A picture of me.

Tom Hodson

Maker, Baker Programmer Reformed Physicist RSE@ECMWF

Sensor.Community Workshop at EMFcamp

Welcome to the guide for the workshop Build your own Sensor.Community air quality monitoring station!

See an issue on this page? Open a PR!

Obligatory Spiel

Air pollution is a major public health issue but you’d be surprised how few official monitoring stations there are in Europe. That’s an issue because pollution levels can vary a lot, even from one street to the next!

To get the best picture possible we need more sensors which is where citizen lead projects like Sensor.Community are having a lot of success!

Sensor.Community started life as "Luftdaten" in Stuttgart, Germany. It rebranded but you will occasionally see references to "luftdaten" and "airrhor" in the docs and firmware. These are also useful alternate keywords to try when searching for information on the project.

In this workshop you’ll put together an air quality monitor made from an esp8266 and a few sensors, load up the Sensor.Community firmware and connect it to their network so that other people, scientists and policy makers can see where the problems are and hopefully change something. It will also contribute to this cool interactive map. We’ll discuss options for weather proofing, where to place the sensor and how to hook it into your own smart home setup if you have one.

The Kits

The base kit (ÂŁ15) contains:

  • An esp8266 Dev board pre-flashed with the firmware
  • A BME280 Pressure/Temperature/Humidity sensor
  • A 2m micro USB cable
  • A long F-F header cable (dupont) with 4 wires
  • A USB power supply is not included, let’s try to prevent some e-waste by reusing an old one!
  • There will be a pack of zip ties lying around somewhere that you can grab from
The base kit

The base+addon kit (ÂŁ40) also contains:

  • An SDS011 particulate matter sensor (PM2.5-10)
  • A length of black plastic tube to separate the intake of the sensor a bit from the exhaust
  • A short header cable with 4 pairs
The addon kit: an SDS011, a length of black tube and, not shown, a short length of f-f header cable with 4 conductors.

In the workshop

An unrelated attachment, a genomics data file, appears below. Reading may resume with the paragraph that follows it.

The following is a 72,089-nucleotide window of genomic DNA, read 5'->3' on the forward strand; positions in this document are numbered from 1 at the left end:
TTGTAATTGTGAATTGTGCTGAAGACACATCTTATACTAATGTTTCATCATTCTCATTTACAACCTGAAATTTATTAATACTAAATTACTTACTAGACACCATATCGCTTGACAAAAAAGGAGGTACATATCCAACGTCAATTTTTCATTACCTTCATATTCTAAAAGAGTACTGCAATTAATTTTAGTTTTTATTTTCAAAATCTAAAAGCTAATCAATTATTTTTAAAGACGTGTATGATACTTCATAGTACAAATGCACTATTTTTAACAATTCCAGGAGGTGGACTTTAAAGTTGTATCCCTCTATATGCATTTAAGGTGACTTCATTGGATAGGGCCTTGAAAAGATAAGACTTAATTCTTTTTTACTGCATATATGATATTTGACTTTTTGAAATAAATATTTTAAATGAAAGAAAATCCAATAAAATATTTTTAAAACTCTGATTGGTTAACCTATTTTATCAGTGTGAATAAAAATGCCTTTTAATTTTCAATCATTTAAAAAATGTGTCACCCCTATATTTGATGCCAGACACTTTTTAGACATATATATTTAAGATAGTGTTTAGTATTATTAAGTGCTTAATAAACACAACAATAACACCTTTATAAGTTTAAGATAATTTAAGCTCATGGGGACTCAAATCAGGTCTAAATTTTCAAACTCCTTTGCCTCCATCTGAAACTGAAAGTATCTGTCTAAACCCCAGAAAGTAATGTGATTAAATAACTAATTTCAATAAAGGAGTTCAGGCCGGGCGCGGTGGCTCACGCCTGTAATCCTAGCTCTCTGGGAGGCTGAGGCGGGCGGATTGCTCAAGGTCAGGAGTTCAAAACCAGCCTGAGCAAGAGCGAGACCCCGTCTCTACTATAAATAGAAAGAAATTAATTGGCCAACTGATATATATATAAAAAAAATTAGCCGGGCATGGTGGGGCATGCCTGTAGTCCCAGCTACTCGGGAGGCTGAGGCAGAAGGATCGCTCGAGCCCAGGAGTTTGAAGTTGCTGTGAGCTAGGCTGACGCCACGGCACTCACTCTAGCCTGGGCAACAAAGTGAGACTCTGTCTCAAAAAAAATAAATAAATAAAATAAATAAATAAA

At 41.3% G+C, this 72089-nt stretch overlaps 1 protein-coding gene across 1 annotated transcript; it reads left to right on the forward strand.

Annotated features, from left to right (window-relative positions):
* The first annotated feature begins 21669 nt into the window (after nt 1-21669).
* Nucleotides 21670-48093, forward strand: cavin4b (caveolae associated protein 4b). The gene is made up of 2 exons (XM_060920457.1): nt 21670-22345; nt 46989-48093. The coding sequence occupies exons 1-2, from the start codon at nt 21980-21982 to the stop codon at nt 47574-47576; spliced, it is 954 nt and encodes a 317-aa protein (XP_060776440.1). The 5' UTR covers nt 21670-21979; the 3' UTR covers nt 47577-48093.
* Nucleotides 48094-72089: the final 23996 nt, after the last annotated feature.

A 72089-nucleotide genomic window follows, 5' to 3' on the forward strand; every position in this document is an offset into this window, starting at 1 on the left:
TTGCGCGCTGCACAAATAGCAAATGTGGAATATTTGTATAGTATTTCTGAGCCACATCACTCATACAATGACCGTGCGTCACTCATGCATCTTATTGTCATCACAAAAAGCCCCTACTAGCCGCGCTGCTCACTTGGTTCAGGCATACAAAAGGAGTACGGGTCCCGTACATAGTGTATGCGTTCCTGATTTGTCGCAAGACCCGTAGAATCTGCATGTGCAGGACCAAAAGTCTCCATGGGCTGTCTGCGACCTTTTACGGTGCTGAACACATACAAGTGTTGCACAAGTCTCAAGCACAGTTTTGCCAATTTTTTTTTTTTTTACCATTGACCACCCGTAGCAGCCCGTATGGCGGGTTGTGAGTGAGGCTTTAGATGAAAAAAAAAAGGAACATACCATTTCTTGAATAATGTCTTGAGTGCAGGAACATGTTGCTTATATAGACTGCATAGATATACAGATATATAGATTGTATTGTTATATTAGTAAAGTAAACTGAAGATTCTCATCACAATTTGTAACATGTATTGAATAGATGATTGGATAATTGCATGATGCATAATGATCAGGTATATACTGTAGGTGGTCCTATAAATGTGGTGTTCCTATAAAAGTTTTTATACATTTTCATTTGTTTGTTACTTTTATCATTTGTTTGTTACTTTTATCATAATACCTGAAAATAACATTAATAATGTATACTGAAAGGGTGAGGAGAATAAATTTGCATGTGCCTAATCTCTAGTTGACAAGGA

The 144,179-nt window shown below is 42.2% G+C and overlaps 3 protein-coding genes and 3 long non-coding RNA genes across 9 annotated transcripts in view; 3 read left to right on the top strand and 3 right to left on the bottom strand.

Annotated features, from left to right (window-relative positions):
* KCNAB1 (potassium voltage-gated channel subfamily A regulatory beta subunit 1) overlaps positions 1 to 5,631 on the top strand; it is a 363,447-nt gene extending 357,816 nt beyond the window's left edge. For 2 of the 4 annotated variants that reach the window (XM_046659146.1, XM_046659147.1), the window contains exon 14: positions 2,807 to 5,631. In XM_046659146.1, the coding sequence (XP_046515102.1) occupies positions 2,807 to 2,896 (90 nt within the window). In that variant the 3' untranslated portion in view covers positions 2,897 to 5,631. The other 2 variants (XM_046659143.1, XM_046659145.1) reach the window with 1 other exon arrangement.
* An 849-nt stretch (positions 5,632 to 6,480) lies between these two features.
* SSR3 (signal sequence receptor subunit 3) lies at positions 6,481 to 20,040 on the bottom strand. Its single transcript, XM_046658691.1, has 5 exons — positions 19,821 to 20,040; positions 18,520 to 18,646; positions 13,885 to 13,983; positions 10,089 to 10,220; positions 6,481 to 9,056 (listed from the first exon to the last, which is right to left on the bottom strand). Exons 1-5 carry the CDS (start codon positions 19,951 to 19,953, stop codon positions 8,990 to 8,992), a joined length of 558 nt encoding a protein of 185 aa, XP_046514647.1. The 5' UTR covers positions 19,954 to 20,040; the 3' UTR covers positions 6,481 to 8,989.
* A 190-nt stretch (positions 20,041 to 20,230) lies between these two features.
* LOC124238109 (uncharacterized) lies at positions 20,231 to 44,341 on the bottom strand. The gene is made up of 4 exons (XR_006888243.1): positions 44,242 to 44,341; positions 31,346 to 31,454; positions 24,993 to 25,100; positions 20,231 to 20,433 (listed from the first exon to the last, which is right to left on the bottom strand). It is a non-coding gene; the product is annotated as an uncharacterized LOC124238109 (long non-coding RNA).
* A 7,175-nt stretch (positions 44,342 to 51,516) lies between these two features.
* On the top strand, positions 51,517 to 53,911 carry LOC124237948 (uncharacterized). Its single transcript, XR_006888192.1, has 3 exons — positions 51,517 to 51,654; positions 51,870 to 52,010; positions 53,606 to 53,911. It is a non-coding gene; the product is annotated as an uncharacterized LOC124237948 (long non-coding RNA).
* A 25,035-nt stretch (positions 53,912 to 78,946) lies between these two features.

1. Come buy a kit from me, either exact change or contactless.
  2. Assemble it
  3. Configure it


Attach the black plastic tube to the port on the SDS011.

If your BME280 is unsoldered, solder the 4 pin header on now. If you can’t find a soldering iron, you can always skip this step for now and do it later, the kit will still work with just the SDS011 or even no sensors attached.

Each esp8266 has a unique chipID, similar to a MAC address. When I flashed the firmware I noted down the chipID on a piece of tape on the back of each board, you need this id for a couple steps in a minute so don’t lose it! If you do, you can use the firmware flasher to find it again. There are links to the firmware flasher binaries on the official guide.

Connect the headers up using the wiring diagram below, use the longer headers for the BME280 and the shorter ones for the SDS011.

Wiring Diagram

WARNING Be careful with the pin connections here! Accidentally swapping 5v/VIN and GND can destroy components. On the SDS011 one of the pins is labelled TXD, use this to orient yourself and double check all the wiring before plugging it in for the first time. If you smell a weird smell, unplug the power and triple check your wiring!

We want the input of the SDS011 tube to be close to the BME280, hence the different cables. Don’t worry about this too much now, but try to do this when you install it into a permanent position.